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Question-and-Answer Session With Students at the Thoreau Institute in Lincoln, Massachusetts

June 05, 1998

Writings of Henry David Thoreau

Participant. I'm Liz Coogan from Concord Middle School here in Massachusetts, and this question is for you, Mr. President and Mr. Henley. What do Thoreau's writings and Walden Woods mean to you?

The President. To me they mean two things. First, when I was very young and was first exposed to Thoreau's writings, he crystallized the feelings that I had when I was in nature and awakened in me a sense of profound obligation to respect and to preserve the natural environment.

The second thing that impressed me about Thoreau from the very beginning is how much he learned about himself and about human nature and society by living apart from it for a while, how much, in effect, he learned about life by being a solitary person living alone for an extended period of time.

It made a huge impression on me because most people wouldn't think that you could learn that much about life living alone. But when I saw what he wrote about solitude, for example, he persuaded me that you could learn quite a lot.

[At this point, musician Don Henley, founder of the institute, responded that Thoreau had helped him discover spirituality in nature, as well as a sense of place. Hillary Rodham Clinton said she also appreciated Thoreau's emphasis on the importance of nature, calling him one of the founding fathers of the Nation's environmental movement. Russian students at the Municipal Children's Ecological Center in St. Petersburg, Russia, who participated by live video hookup, then presented Mrs. Clinton with a copy of an artwork they had previously presented to the Thoreau Institute.]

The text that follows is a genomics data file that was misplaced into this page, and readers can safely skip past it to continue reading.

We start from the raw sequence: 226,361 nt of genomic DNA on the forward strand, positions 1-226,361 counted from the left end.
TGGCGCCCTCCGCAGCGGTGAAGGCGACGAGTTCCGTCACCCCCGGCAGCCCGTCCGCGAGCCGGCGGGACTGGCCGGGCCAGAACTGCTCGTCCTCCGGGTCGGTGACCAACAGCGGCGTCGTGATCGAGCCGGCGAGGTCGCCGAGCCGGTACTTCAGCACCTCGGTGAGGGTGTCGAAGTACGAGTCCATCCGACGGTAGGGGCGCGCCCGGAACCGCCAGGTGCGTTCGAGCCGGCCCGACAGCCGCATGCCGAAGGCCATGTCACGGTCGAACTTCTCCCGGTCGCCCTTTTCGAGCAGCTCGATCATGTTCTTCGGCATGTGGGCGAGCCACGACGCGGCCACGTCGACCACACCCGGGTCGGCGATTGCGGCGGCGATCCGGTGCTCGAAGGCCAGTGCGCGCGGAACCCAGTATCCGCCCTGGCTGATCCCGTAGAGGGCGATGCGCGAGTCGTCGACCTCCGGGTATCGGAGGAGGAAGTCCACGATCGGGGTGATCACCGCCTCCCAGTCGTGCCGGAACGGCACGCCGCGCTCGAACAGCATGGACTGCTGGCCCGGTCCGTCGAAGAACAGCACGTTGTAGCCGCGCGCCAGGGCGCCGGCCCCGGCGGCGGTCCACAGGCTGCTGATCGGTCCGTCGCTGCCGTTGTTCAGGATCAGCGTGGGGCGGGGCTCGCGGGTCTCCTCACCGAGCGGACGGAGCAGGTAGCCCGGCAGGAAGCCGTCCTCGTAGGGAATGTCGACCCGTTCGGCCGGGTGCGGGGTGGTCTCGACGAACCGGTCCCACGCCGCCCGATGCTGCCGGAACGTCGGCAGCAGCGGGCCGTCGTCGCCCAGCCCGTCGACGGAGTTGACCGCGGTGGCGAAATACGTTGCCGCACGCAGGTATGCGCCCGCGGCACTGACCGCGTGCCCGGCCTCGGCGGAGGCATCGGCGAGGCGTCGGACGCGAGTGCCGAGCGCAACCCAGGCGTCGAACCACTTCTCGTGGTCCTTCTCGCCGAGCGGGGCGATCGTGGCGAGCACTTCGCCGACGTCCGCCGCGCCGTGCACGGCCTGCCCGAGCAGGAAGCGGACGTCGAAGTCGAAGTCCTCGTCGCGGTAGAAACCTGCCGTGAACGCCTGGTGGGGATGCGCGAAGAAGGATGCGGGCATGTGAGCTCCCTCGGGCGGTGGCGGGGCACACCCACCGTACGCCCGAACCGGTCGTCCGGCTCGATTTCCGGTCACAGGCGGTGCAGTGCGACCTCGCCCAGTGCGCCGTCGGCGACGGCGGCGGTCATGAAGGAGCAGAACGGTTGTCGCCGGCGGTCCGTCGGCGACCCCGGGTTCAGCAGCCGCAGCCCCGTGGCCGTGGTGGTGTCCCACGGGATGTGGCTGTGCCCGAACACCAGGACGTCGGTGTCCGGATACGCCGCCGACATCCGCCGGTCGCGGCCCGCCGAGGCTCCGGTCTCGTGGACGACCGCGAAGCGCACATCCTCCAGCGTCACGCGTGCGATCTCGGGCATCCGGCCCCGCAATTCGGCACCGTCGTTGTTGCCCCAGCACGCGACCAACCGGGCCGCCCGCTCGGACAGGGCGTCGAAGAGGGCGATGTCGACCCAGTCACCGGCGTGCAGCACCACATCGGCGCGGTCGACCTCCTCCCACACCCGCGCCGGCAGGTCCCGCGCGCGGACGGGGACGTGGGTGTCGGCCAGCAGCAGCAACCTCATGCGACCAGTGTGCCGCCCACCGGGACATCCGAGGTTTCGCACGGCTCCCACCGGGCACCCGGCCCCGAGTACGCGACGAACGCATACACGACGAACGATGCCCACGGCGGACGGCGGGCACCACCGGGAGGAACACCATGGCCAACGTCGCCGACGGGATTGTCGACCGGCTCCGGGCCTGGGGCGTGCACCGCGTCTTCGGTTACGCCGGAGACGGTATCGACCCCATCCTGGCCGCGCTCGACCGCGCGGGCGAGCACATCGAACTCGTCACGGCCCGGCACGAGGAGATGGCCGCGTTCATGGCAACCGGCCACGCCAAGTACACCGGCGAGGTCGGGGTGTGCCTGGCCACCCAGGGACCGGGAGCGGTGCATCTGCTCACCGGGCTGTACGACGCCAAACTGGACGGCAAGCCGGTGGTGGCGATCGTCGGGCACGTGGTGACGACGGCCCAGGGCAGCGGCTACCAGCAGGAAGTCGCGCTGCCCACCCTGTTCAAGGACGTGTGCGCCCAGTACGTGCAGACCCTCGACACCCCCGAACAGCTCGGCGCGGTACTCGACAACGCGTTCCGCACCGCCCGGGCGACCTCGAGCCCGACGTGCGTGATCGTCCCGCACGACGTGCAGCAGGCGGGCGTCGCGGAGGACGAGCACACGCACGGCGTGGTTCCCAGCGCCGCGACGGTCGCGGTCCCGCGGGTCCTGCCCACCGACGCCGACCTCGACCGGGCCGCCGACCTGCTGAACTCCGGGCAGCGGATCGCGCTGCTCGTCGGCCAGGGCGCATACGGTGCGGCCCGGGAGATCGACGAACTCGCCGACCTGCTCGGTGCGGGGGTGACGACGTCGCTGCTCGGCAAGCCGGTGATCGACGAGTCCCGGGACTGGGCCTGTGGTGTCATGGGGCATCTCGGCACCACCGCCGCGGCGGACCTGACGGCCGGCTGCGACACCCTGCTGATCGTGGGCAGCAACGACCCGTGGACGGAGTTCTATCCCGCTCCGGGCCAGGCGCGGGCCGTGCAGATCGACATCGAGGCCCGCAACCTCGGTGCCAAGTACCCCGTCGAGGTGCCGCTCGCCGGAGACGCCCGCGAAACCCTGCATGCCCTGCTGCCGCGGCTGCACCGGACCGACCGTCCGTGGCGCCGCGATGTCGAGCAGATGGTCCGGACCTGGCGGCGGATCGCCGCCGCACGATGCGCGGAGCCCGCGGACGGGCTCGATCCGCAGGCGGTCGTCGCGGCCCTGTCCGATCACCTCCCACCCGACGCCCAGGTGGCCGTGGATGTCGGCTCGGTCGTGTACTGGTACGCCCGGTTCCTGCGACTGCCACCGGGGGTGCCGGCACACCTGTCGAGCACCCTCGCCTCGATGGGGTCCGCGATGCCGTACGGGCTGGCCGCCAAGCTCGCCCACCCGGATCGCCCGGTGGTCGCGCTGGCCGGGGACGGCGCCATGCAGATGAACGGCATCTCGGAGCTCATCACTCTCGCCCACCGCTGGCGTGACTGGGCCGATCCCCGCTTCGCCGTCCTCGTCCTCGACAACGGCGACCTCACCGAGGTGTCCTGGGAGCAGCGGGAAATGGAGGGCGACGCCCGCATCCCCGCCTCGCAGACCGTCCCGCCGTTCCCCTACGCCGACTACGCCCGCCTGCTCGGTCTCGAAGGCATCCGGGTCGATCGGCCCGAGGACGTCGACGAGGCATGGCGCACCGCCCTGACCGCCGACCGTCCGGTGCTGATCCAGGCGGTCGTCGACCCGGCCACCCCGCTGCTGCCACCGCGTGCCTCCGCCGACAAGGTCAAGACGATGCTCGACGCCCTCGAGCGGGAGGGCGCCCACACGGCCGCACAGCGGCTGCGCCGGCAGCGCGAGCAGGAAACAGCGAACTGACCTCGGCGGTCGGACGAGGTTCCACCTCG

Environmental Issues Education

The President. I would just like to say that I very much appreciate the work that you're doing at the institute to teach the Russian children about the environment and how we have to preserve it.

Most adults in all industrial countries were raised to believe that in order to have a strong economy you have to destroy part of the environment, and we have to change that. We have to raise a whole generation of young people who believe that the only way to preserve the economy over the long run is to take care of the environment. And if we all work at it together, we'll be successful.

Russian Participant. I think, Mr. President, that we cannot only be hopeful that everything will be the way you said right now, but we can be positive that it is going to be like that in the future.

The President. Spacibo [Thank you].

NOTE: The President spoke at 4:34 p.m. in the Education Center. Participants present at the institute were students from Boston Latin School, Lincoln-Sudbury High School, and Concord Middle School. The Russian video participant spoke in Russian, and his remarks were translated by an interpreter.

William J. Clinton, Question-and-Answer Session With Students at the Thoreau Institute in Lincoln, Massachusetts Online by Gerhard Peters and John T. Woolley, The American Presidency Project

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